In my efforts to establish the identity of the prototype Galleon it was modelled on and the identity of the builder I contacted the Deutschen Shiffahrtsmuseum, Bremerhaven. I received a very interesting reply from Karl Heinz Haupt a former model builder at the Museum which is summarised as follows:
“The model under consideration is a historic model which has been freely reconstructed owing to a lack of documentation. First one would try to ascribe a nationality to the model. In this case heraldic images would be taken into account. These crests (on the model) are the colours of the German Hanseatic Towns. The Hanseatic town of Lübeck possessed a special red and white flag. And thus follows the connection to a German manufacturer.”
In my original research I surmised that as the builder was German, but as the model was in Edinburgh, Scotland that perhaps the builder had been interred in the UK during WW2. There were several POW camps close to Edinburgh and the most likely detainees were either from the Luftwaffe or the Kreigsmarine. If from the latter that would explain their knowledge and skill of the rigging and general layout of the model.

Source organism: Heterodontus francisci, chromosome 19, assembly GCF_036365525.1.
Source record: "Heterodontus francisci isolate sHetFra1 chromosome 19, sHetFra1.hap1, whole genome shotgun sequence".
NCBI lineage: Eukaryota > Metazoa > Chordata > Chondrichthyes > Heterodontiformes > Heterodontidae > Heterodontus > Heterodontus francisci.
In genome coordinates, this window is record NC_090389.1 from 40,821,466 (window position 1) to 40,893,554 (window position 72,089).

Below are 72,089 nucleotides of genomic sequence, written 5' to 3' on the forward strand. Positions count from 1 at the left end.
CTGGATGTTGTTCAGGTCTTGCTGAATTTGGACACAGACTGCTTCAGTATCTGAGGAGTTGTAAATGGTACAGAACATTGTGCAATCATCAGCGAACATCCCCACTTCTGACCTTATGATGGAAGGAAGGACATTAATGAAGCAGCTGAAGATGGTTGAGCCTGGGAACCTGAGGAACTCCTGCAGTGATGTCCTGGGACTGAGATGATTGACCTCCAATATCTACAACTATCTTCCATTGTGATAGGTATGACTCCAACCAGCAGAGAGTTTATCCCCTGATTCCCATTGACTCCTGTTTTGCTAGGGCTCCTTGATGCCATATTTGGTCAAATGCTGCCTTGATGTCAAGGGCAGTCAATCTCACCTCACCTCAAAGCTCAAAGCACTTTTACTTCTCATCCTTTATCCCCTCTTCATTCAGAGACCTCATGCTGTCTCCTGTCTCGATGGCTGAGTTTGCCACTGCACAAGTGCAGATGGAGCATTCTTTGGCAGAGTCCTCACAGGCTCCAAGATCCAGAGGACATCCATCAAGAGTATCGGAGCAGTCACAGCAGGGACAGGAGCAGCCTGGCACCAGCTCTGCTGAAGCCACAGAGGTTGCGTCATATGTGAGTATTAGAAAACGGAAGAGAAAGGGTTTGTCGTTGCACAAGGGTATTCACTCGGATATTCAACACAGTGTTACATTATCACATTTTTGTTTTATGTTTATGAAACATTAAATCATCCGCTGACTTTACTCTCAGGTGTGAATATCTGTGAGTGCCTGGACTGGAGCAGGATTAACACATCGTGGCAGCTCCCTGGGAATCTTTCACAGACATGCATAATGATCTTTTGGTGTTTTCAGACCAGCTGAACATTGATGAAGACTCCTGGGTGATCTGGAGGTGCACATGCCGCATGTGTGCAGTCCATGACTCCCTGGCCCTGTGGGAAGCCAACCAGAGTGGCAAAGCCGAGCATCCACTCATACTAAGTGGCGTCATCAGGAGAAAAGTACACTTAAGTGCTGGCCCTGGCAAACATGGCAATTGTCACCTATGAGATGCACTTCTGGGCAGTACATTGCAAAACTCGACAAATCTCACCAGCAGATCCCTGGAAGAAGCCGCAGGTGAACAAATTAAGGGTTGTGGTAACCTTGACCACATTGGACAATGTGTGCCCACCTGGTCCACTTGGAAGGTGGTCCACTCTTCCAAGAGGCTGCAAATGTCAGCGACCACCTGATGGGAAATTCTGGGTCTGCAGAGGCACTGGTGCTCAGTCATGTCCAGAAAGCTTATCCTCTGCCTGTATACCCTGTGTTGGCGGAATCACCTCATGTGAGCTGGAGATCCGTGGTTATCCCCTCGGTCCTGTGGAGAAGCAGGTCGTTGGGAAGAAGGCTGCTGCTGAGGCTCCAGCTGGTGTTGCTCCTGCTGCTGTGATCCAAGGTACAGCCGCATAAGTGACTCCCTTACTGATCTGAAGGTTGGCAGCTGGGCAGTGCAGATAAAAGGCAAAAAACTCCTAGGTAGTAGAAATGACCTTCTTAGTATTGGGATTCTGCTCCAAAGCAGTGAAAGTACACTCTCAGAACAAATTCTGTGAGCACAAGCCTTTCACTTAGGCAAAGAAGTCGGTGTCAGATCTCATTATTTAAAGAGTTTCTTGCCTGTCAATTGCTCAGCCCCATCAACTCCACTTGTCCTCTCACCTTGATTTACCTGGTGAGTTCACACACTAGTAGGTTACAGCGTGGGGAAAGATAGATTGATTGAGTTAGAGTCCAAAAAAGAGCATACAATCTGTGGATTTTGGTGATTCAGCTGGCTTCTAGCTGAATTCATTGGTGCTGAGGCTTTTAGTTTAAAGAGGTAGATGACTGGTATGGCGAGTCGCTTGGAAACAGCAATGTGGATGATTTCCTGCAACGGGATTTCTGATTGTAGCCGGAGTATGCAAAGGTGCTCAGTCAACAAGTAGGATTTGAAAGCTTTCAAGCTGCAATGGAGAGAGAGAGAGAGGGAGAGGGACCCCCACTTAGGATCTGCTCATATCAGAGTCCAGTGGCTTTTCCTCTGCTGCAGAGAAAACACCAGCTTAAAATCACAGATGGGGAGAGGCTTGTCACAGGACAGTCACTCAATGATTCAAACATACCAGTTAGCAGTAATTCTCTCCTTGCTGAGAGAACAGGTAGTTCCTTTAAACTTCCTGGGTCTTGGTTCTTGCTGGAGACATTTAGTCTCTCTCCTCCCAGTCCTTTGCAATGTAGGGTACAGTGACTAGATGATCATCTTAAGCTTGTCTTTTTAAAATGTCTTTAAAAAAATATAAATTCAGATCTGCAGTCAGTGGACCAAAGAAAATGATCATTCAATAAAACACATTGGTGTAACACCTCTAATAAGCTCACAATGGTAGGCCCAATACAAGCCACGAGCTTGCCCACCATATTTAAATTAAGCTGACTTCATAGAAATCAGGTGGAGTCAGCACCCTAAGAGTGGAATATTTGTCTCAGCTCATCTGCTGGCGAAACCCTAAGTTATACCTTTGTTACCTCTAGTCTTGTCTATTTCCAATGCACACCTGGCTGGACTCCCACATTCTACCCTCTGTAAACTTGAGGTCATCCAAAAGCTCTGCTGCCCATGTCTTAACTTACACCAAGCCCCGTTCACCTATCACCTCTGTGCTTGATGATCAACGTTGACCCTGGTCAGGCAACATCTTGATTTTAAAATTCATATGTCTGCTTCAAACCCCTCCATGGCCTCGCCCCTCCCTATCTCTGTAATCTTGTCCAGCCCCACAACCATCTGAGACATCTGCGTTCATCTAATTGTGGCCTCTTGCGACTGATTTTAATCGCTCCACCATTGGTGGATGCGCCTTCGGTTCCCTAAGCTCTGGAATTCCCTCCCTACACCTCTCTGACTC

Karl goes on to say: “In this case there are several possibilities. It is possible that one or several interned German seamen completed this model, but it is also possible that a German student might have finished this model. But these are are all assumptions which cannot be proved.”
As to the possible origins of the model: “It is in the style of a Galleon and can only be compared with the Adler Von Lübeck, a ship which was built in 1566. Curiously the date of 1574 was given to me in the accompanying description (this was based on the note found within the hull) which actually occurs in the literature (about the Adler von Lübeck) whether this is a coincidence must remain open.”
“In general the model is fascinating because of its proportions, by which is meant the relationship between the overall length to the height from the keel to the topmast. The hull stands up well and implies an expert builder. The distances between the masts give an equally credible impression.”
Finally Karl concludes with a suggestion for the basis of the model: “It is a unique specimen which can be compared with the Adler von Lübeck (although) the dimensions are (general) and don’t give an exact comparison. As a result the model should be seen as a decorative model which arose in the style of the Adler von Lübeck.”
So, my conclusions are that:
- the model is an extremely good representation of a Galleon of the mid 1500’s.
- its form was influenced by the builders knowledge of the Adler von Lübeck and possibly another information source in Scotland available at the time of construction. This would account for the specific description of it being ‘An English ship (four masts) 1574 reproduced from a copperplate engraving of that period.’
- the builder never completed it because they were repatriated to Germany.
- the model is unique.
These three pictures show models of the Hanseatic league flagship (1567-88) Adler von Lübeck which is displayed in the Lubeck Town Hall. This gives a comparison with the model I have restored.
Images on the Wikimedia website Adler von Lübeck